In & out of Amsterdam: Travels in Conceptual Art 1960-1967

By Falconer, Morgan | Art Monthly, October 2009 | Go to article overview

In & out of Amsterdam: Travels in Conceptual Art 1960-1967


Falconer, Morgan, Art Monthly


In & out of Amsterdam: travels in Conceptual Art 1960-1967

MoMA New York 19 July to 5 October

Unfortunately no T-shirts were printed to commemorate Lawrence Weiner's European Tour of 1969 (or thereabouts) but, according to the artist, showing in galleries around Europe during that period did feel something like a tour. 'It was a tour,' he insists in an interview in the catalogue of MoMA's neatly conceived new Conceptual Art show. 'It was like playing football--it went from stadium to stadium. And the interesting thing was that there was a whole system built into it. If you didn't show with Konrad Fischer, you showed with Paul Maenz.'

One of the essential stops on that tour was Amsterdam. Museums in the Netherlands were ambitious for their time, and Amsterdam's Stedelijk Museum was in its heyday; in 1969 it organised a show called 'Op Losse Schroeven' (after an idiomatic Dutch expression, 'on loose screws'), which ran contemporaneously with Harald Szeemann's more famous survey 'When Attitudes Become Form' at Kunsthalle Bern, and at the time was seen as its equal. But probably the most important draw to the city was Art & Project, a gallery established by Geert van Beijeren, a librarian at the Stedelijk, and his partner, former architect Adriaan van Ravesteijn. It opened in 1968 with a show by German post-minimalist Charlotte Posenenske and the sculpture she exhibited in that show, Series D, 1967, a sequence of steel constructions resembling ventilation ducts that could be installed at whim, are included in MoMA's new show. And in subsequent years it hosted an impressive crowd of conceptual artists from throughout Europe and the US. Gilbert & George staged their first international outing as 'living sculptures' on the stairs at the Stedelijk and, for the home of van Beijeren and van Ravesteijn, they produced the last of their 'charcoal paper sculptures', The Tuileries, 1974, consisting of a large, wall-mounted drawing in addition to drawings fixed to the surfaces of chairs and a coffee table.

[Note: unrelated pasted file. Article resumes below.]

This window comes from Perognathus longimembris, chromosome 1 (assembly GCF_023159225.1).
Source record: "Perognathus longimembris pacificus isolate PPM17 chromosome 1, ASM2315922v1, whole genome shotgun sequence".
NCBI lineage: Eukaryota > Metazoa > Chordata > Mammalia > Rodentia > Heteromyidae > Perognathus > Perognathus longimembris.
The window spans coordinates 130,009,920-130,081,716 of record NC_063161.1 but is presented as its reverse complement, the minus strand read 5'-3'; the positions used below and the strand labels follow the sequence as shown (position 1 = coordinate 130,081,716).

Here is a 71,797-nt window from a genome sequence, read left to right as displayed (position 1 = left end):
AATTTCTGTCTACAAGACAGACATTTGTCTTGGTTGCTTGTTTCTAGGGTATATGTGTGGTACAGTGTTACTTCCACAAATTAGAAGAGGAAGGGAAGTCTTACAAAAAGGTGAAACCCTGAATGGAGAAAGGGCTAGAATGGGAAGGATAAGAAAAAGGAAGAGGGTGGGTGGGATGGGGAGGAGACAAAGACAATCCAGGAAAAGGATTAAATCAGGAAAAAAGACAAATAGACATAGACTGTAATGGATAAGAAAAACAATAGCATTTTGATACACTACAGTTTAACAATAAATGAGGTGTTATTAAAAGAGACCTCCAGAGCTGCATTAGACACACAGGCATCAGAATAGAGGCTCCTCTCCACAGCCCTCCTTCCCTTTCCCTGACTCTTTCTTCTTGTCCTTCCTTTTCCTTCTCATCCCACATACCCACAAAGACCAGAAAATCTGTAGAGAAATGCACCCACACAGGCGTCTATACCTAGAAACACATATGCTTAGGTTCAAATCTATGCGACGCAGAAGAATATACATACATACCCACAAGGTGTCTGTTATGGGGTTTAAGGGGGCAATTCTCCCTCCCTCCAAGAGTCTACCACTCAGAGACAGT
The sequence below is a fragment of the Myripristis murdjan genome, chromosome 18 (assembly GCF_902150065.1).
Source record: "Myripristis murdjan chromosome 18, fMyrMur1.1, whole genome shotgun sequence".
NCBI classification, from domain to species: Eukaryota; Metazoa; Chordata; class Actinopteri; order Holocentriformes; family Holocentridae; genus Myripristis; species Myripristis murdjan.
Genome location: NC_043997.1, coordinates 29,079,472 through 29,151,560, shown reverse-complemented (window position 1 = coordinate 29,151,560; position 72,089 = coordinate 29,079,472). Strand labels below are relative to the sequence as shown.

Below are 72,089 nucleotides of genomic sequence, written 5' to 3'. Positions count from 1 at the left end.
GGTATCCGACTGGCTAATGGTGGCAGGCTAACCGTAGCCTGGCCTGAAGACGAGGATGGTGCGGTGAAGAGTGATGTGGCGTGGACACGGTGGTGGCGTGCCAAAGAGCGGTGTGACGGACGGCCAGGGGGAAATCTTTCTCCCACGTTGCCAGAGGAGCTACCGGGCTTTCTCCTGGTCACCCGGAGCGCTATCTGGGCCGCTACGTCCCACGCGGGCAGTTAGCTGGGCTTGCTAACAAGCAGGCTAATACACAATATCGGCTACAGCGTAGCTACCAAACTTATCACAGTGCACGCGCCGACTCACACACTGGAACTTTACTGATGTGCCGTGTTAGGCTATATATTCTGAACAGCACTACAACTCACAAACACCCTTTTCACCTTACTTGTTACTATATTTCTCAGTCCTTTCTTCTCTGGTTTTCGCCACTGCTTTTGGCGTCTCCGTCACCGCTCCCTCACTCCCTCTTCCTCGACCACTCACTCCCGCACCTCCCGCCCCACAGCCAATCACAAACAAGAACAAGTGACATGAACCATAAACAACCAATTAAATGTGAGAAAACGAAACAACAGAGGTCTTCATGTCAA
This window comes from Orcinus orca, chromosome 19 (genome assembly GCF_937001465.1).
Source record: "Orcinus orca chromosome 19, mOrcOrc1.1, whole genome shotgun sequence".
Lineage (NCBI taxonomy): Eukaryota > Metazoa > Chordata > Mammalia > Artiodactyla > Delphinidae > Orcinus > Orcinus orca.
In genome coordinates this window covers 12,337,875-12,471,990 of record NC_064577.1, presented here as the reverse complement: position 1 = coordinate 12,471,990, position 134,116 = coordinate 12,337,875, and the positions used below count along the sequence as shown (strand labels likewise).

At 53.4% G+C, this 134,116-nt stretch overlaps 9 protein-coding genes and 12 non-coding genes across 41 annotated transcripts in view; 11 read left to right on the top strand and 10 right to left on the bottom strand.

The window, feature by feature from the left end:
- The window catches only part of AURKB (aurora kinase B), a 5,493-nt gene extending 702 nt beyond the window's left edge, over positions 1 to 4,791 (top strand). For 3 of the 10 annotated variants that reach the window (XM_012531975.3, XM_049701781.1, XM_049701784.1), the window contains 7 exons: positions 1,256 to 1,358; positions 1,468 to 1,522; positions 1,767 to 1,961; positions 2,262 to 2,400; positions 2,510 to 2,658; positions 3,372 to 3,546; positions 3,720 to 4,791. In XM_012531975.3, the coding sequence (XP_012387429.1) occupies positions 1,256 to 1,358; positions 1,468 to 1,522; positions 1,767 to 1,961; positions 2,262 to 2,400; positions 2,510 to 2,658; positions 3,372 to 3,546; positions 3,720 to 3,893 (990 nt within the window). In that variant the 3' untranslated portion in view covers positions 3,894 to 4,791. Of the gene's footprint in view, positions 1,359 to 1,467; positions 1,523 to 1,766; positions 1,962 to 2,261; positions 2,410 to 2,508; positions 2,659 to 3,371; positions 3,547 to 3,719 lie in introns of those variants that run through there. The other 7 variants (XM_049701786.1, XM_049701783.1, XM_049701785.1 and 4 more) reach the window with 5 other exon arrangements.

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Art & Project closed in 2001; van Beijeren died in 2005 and in 2007 MoMA accepted as a major gift the collection the two men had assembled, mostly of work by artists they showed at the gallery. MoMA's 'In & Out of Amsterdam' is a nod of thanks for that collection. It focuses on ten artists who were closely associated with the gallery: Bas Jan Ader, Stanley Brouwn, Hanne Darboven, Jan Dibbets, Ger van Elk, Gilbert & George, Sol LeWitt, Allen Ruppersberg, Posenenske and Weiner. The binding concept of the show--Amsterdam's place in Conceptual Art--is fragile: it may be true that Weiner liked Amsterdam so much that he settled there on a houseboat in 1970 (he has shuttled back and forth between New York and Amsterdam ever since), but did the city decisively shape the careers of so many artists? At times, some of the show's theses appear flimsy, yet there always seems to be another which is seductive enough at least to warrant consideration. For instance, the idea that the artists' perpetual 'touring' encouraged thought about the nature of travel, mapping, communication and intellectual exchange. It might also be true that the city's thriving art scene brought about an interesting traffic between Los Angeles and the Netherlands, one that cut out the Pop-dominated scene of New York and influenced the work of artists like Ader, Ruppersberg and van Elk. A good catalogue essay by Christian Rattemeyer explores the impact of Italian artist Piero Gilardi on the Stedelijk's 'Op Losse Schroeven'--though it isn't clear how much his interesting Arte Povera-influenced notion of 'primary energy' (a counterpoint to the then current buzz-phrase 'primary structures') influenced the Dutch scene. …

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